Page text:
Favro forGame Development
The game industry is now more massive than ever, with revenues surpassing the global music industry and global movie box office combined.
In 2020 the COVID-19 pandemic further accelerated the game industry’s trend towards entertainment industry dominance. With the entire world sheltering in place and social distancing, the rise in popularity of live service games, in particular, soared to new heights.
Online games became one of the primary ways to socialize with friends and family. As a result, the game industry is now more massive than ever, with revenues surpassing the global music industry and global movie box office combined.
As we slowly but surely progress to a post-COVID world, this trend shows no signs of slowing down. If it wasn’t a certainty before, it’s now clear that gaming is the future of entertainment.
The game industry’s success has upped the ante on market expectations. The focus on always online, live service games and the ever-increasing player demand for more and more content, and a continuous stream of “something new” to experience has created an extremely difficult environment for game developers.
In turn, game studio leadership has the parallel challenges arising from a post-pandemic new normal. While still to be determined, it’s clear that some variation of hybrid of co-located and remote will be the reality for most studios.
There are more questions than answers, and only the future will tell where it’s all headed. However, thanks to our combined decades of experience with game studios worldwide, we can foresee and offer pragmatic solutions to what we consider to be the top five most likely challenges.
Before the pandemic, the move towards working-from-anywhere was already happening. The combination of improved online collaboration technologies and more agile autonomous teams had already enabled studios like Unknown Worlds to be entirely remote and distributed. Of course, COVID-19 accelerated this transformation to the extreme for virtually all studios.
While there have been many hurdles to overcome, overall, the worldwide forced move to remote has been a tremendous success. Studios have learned what works and what doesn’t and adapted accordingly. They’ve also discovered there are significant advantages to team members working-from-anywhere.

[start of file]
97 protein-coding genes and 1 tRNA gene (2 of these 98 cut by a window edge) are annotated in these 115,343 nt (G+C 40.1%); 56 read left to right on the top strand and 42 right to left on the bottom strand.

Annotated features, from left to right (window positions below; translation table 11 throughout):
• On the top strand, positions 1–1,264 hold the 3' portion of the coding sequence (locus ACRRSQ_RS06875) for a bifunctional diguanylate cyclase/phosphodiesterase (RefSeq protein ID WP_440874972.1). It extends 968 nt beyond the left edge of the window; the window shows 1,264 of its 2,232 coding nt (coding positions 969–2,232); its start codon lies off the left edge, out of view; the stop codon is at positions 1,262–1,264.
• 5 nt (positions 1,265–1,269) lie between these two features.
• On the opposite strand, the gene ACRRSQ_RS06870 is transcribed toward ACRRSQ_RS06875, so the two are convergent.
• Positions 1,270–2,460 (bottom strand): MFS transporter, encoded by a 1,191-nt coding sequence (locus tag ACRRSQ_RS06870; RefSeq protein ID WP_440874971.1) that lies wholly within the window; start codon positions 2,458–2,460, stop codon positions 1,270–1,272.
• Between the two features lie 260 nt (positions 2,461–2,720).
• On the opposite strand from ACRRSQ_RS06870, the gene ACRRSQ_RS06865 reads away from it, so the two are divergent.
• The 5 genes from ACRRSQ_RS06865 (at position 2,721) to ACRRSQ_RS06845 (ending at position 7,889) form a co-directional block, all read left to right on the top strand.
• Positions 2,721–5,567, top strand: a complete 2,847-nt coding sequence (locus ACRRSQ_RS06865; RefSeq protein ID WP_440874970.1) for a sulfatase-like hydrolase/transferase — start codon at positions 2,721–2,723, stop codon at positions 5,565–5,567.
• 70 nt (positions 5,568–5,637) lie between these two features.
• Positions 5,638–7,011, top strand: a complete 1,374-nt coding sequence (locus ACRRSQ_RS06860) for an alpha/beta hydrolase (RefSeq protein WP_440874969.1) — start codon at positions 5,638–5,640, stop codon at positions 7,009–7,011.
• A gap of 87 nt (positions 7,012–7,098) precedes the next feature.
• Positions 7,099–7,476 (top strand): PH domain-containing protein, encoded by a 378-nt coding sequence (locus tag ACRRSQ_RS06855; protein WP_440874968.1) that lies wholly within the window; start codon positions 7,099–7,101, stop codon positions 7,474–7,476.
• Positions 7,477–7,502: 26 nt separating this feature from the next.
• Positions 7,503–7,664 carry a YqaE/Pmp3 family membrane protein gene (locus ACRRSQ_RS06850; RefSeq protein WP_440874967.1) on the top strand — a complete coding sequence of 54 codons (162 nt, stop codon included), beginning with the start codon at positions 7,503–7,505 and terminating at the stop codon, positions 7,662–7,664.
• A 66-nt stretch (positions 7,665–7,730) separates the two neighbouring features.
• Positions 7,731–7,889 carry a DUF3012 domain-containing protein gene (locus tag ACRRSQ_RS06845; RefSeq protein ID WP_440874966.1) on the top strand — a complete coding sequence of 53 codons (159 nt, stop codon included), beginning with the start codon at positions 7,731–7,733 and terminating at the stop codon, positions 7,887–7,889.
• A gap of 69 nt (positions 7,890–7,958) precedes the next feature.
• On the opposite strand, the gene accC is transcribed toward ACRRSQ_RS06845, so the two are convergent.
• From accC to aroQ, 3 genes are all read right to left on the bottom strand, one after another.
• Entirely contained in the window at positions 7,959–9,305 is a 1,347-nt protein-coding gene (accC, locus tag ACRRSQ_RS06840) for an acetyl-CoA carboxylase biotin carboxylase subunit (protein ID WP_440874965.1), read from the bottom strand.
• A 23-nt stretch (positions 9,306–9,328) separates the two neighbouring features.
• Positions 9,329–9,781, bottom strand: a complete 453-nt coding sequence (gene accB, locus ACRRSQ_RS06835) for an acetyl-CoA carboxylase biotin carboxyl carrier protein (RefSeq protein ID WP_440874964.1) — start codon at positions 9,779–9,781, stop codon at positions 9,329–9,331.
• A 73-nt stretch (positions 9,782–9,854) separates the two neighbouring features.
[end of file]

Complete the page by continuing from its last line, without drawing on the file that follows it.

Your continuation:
Nothing’s ever perfect. There can, of course, be disadvantages to a fully remote and distributed studio.
Moving forward, the ideal situation will be a hybrid studio, where game developers can work-from-anywhere, but the entire studio, or at least some teams, gets together on a regular - possibly quarterly - basis. These studio meetups should be held for a long enough duration for people to get to know one another truly and for studio leadership to correctly set high-level objectives for the next extended period of remote work.
In this new normal, modern, flexible tools will be an absolute necessity to facilitate and promote collaborative planning, both within teams and across teams of teams.
Work-from-anywhere and distributed teams inherently come with the challenge of collaborating across multiple time zones and dealing with different regional customs and holidays. Staying in synch as a team becomes even more complicated than simply being remote.
As Mike Verrette, Development Director at Unknown Worlds, puts it, “Working co-located is like hunting; if you need something from a team member, you walk over and ask. Working distributed across time zones is more like fishing; if you need something, you cast out your line and wait for the answer.”
With multi-regional distributed teams, you move from synchronous game development to asynchronous game development. This makes setting clear objectives and visualizing team workflows and progress towards those objectives, rather than assigning tasks and micromanaging, more crucial than ever.
With clear goals and transparent collaboration, teams will become more autonomous, and the team members themselves will become more T-shaped, able to learn other disciplines and unblock themselves. Because of this, asynchronous development teams can become even more productive than co-located teams, with a much stronger personal sense of overall game ownership. Team members become game developers rather than letting their specific discipline alone define them.
Today the most profitable games are live games, which means your iteration times and releases need to be weekly or faster, requiring collaboration between Development, Marketing, LiveOps, Community Management, etc. The faster and more often you can release, the better because that's what the players want. It’s also what the developers need to get rapid feedback on new features and content and adapt as quickly as possible.